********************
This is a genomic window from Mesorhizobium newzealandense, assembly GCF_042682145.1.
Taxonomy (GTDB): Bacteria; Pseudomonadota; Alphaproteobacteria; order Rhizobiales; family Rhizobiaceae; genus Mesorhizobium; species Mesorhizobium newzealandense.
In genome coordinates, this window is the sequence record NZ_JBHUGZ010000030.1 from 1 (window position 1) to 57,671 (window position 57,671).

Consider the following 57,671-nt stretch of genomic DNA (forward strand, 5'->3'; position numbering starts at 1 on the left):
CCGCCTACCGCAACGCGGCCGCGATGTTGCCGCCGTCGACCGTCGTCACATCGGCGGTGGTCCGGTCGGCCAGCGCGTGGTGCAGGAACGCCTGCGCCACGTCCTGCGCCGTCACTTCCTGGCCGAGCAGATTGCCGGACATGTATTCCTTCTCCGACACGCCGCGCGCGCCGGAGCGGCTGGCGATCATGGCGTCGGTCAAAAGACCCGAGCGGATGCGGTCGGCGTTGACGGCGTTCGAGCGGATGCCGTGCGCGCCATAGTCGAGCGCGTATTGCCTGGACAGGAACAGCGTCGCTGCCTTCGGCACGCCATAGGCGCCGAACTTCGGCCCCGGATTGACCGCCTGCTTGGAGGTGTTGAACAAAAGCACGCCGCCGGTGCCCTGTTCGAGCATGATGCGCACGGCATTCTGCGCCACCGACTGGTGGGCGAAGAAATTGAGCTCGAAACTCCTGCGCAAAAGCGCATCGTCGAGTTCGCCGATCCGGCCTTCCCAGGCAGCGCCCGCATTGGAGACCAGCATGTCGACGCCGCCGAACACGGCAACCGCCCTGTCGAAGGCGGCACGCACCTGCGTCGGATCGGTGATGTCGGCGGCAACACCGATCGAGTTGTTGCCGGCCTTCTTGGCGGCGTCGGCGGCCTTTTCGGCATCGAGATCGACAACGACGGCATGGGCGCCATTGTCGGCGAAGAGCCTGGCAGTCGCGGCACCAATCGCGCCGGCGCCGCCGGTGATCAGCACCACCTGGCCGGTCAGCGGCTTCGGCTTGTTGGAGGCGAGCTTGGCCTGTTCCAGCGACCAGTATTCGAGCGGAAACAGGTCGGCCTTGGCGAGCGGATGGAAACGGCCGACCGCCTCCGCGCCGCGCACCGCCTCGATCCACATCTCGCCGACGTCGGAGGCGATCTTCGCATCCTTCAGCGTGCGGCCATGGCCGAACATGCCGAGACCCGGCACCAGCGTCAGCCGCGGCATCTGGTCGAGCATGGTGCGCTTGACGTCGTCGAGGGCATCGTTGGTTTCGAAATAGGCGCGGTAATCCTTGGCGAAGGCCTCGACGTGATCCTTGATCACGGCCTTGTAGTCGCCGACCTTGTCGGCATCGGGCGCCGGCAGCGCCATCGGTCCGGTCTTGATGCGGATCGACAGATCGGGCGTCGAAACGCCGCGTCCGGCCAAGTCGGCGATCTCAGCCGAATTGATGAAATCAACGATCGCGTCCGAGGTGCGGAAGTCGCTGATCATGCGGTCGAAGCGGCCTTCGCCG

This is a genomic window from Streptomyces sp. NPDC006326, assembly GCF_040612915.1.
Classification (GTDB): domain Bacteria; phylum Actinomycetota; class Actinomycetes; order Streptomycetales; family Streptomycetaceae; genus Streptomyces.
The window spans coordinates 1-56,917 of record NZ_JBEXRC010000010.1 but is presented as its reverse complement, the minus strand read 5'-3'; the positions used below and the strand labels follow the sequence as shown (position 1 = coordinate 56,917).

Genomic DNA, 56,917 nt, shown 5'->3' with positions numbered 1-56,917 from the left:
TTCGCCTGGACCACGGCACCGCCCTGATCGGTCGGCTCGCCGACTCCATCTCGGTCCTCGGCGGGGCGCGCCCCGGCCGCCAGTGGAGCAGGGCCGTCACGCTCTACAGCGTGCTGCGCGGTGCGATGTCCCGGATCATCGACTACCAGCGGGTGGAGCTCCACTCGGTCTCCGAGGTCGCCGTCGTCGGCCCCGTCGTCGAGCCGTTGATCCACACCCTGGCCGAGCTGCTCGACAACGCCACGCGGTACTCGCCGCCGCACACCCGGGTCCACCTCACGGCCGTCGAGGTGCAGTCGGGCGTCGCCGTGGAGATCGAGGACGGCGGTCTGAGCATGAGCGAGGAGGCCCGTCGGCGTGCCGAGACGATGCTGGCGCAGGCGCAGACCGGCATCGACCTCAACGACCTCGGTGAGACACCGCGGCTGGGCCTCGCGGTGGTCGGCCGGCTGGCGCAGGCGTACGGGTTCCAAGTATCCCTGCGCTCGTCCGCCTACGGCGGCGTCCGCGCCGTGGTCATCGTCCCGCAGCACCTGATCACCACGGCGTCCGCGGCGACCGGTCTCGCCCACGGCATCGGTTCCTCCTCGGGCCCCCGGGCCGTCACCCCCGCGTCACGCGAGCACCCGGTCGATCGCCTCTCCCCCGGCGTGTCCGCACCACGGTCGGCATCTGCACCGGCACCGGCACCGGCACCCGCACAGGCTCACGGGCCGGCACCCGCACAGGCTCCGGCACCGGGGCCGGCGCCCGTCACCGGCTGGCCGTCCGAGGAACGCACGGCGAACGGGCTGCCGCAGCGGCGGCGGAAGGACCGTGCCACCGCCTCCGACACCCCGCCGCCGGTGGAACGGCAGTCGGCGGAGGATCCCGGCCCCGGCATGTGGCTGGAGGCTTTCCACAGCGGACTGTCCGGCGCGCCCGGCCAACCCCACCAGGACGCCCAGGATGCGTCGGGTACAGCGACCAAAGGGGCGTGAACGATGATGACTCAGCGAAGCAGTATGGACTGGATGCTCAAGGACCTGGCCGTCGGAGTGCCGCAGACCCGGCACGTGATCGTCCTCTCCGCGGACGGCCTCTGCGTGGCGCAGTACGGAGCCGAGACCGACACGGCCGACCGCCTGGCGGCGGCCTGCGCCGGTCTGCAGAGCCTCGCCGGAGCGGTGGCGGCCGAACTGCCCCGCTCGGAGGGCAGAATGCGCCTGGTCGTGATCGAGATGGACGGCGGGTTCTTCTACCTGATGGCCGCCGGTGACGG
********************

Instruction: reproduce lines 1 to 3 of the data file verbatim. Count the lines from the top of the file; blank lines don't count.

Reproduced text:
This is a genomic window from Mesorhizobium newzealandense, assembly GCF_042682145.1.
Taxonomy (GTDB): Bacteria; Pseudomonadota; Alphaproteobacteria; order Rhizobiales; family Rhizobiaceae; genus Mesorhizobium; species Mesorhizobium newzealandense.
In genome coordinates, this window is the sequence record NZ_JBHUGZ010000030.1 from 1 (window position 1) to 57,671 (window position 57,671).